Status anxiety

Meritocracy isn’t fair

8 April 2017

9:00 AM

8 April 2017

9:00 AM

I’ve just made a programme for Radio 4 about the populist revolts that swept Britain and America last year. Were they predicted in a book written by my father, Michael Young, almost 60 years ago? I’m thinking of The Rise of the Meritocracy, a dystopian satire that imagines a 21st-century Britain governed by a highly educated technocratic elite. Eventually, the intellectual and moral hubris of these Masters of the Universe is too much for ordinary people and they’re overthrown in a bloody revolution in 2034.

It often surprises people to learn that my father’s critique of meritocracy was underpinned by his belief that human differences are rooted in genetics, a view many on the left associate with neo-liberal economics and the libertarian right. How could the man who wrote the 1945 Labour manifesto and played an important part in creating the welfare state be a hereditarian? Surely the creed of socialism depends on believing that all men are born with the same innate capacities, and the reason some succeed and others fail is because of environmental differences?

Before trying to solve this puzzle, let me summarise the reason Michael thought meritocracy was doomed to fail. The problem, according to him, is that the abilities rewarded in a meritocratic society, namely, exceptional intelligence and drive, are natural gifts rather than learned characteristics. So you get plenty of social mobility when the principle first takes hold but, as a meritocratic society matures, this begins to tail off because the offspring of those at the top are more likely to have these traits than the children of those at the bottom. Of course there are exceptions. Genetic variation means highly able children are born to parents of lower intelligence and vice-versa. But the children of the cognitive elite still have the dice loaded in their favour, and that remains true even if you eliminate environmental advantages. Over time, my father believed, the fluidity and dynamism unleashed by meritocracy would be replaced by a rigid caste system underpinned by biology, leading to widespread discontent.

Was that the cause of the electoral revolts of last year? The conventional wisdom is that it can’t possibly have been, because Britain and America aren’t genuine meritocracies. However, when you ask people why they think that, they automatically point to low levels of social mobility, and, by itself, that doesn’t disprove my father’s hypothesis. On the contrary, it could be evidence that both countries are on their way to becoming mature meritocracies. You have to look at other things, such as the extent to which IQ predicts socioeconomic status, and whether it is indeed genetically based. I interviewed several leading authorities on these subjects for my radio programme, including Peter Saunders, a former sociology professor at Sussex University, and Professor Robert Plomin, a behavioural geneticist at King’s College, London. It turns out my father may have been on to something, although I should say that neither Saunders nor Plomin share his pessimism about meritocracy degenerating into a genetically based class system. Of all the people I interviewed, only Charles Murray, a fellow of the American Enterprise Institute, endorses this prognosis.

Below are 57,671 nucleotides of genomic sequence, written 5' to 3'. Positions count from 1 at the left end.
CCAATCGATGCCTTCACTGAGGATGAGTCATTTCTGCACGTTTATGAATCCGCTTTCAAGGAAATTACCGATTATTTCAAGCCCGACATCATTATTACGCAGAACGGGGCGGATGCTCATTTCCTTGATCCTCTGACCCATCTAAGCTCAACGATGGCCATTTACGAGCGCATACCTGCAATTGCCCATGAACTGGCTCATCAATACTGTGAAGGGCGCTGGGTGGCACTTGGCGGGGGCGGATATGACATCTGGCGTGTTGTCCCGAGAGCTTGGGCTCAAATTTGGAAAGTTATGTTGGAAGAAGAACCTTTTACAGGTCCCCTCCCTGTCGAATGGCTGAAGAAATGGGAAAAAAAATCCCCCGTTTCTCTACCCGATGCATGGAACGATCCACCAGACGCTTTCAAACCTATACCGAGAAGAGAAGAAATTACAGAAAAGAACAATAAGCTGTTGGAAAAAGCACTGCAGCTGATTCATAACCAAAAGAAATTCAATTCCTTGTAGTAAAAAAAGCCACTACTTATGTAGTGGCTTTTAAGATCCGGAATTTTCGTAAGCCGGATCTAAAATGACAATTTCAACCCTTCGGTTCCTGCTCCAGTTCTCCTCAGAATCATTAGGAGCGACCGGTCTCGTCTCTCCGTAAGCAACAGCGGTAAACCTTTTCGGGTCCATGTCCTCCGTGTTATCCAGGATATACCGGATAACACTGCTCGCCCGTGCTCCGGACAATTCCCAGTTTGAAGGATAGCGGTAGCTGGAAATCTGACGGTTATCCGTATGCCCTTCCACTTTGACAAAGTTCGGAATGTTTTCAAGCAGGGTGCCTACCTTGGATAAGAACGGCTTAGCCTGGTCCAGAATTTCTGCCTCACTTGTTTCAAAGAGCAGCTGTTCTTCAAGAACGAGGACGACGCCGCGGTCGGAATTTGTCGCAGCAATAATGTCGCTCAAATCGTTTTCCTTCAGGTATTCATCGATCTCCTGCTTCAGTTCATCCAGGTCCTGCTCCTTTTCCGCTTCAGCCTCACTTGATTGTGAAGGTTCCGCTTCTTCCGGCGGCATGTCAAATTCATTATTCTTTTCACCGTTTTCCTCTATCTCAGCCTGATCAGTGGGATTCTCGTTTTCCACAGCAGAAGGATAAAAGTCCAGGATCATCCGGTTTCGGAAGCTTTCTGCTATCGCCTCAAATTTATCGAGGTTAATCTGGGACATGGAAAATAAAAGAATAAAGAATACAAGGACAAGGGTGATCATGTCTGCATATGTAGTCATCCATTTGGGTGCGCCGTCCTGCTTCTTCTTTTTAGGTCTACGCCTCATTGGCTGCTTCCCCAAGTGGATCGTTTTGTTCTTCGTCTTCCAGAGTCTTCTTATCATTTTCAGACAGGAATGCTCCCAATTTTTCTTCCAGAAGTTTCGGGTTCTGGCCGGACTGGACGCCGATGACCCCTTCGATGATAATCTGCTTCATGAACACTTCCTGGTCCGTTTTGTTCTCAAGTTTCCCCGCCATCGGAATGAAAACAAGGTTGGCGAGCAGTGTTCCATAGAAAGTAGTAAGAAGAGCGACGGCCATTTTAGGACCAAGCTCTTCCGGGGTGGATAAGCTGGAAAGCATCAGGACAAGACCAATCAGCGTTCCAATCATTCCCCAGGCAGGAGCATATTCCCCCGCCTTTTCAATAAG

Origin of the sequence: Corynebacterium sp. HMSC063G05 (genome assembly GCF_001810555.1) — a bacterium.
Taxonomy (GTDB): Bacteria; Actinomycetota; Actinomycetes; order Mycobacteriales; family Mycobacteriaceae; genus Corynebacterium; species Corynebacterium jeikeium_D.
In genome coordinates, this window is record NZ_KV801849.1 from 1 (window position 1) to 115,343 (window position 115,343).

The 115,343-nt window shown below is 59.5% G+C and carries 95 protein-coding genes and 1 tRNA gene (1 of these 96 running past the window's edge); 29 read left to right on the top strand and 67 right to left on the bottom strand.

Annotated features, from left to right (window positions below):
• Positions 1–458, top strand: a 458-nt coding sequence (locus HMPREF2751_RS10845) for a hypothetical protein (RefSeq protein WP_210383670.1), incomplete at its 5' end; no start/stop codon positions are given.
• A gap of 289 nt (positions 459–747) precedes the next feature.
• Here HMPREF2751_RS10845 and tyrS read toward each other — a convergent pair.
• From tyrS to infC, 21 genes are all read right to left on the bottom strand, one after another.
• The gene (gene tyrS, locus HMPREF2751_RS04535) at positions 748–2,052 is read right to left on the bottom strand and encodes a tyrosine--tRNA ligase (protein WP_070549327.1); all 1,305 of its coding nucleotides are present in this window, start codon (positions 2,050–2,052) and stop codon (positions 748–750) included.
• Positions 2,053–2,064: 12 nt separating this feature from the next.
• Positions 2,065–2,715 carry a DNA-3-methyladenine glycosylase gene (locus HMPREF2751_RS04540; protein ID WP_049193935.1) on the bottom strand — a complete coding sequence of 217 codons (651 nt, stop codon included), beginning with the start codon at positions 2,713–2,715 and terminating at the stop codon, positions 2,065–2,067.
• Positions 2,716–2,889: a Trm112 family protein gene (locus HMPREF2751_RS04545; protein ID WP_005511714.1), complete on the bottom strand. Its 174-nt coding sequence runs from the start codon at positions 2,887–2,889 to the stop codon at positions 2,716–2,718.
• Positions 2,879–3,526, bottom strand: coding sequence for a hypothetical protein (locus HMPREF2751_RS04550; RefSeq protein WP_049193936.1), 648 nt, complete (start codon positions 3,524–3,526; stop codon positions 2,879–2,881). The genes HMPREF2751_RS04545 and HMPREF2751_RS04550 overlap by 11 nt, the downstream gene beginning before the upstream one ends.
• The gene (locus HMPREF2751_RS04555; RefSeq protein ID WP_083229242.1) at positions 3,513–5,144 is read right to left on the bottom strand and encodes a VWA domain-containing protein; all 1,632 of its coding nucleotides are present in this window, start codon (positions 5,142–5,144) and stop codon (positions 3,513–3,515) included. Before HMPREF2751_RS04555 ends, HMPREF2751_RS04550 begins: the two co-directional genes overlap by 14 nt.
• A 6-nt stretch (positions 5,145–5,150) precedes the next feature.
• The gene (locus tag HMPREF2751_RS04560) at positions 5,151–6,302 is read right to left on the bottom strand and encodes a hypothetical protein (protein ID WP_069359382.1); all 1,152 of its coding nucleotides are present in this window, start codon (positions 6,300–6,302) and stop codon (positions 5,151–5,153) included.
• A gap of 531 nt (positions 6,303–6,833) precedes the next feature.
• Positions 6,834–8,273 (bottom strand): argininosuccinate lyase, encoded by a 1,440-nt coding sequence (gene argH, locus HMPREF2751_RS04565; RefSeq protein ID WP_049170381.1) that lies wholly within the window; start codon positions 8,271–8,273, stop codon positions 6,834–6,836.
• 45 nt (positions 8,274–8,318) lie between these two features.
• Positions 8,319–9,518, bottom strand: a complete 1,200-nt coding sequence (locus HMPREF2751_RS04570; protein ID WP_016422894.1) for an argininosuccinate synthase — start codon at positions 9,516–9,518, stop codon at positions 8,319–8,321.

Murray himself has been the target of left-wing student protests ever since he co-authored The Bell Curve in 1994, a book that documented the emergence of America’s meritocratic ruling class and warned of the potentially harmful consequences of segregating society according to IQ. He happens to be a conservative, but often points out that there’s nothing inherently right-wing about believing variations in human personal characteristics, such as intelligence, are based on genetic differences. It doesn’t automatically lead to social Darwinism or eugenics, as some on the left seem to think. After all, if the exceptional abilities of the meritocratic elite are characteristics they were born with and have done nothing to deserve, then they don’t deserve the rewards that flow from them. Seen in this light, the hereditarian critique of meritocracy could be the basis of an argument for more redistributive taxation.

My father thought social status should be based on how decent and kind people are, not whether they happen to have the right genes. Idealistic, perhaps, but the left would be wise to try to incorporate the findings of behaviour geneticists into their political philosophy rather than continue to deny them. Why? Because they’re almost certainly right.

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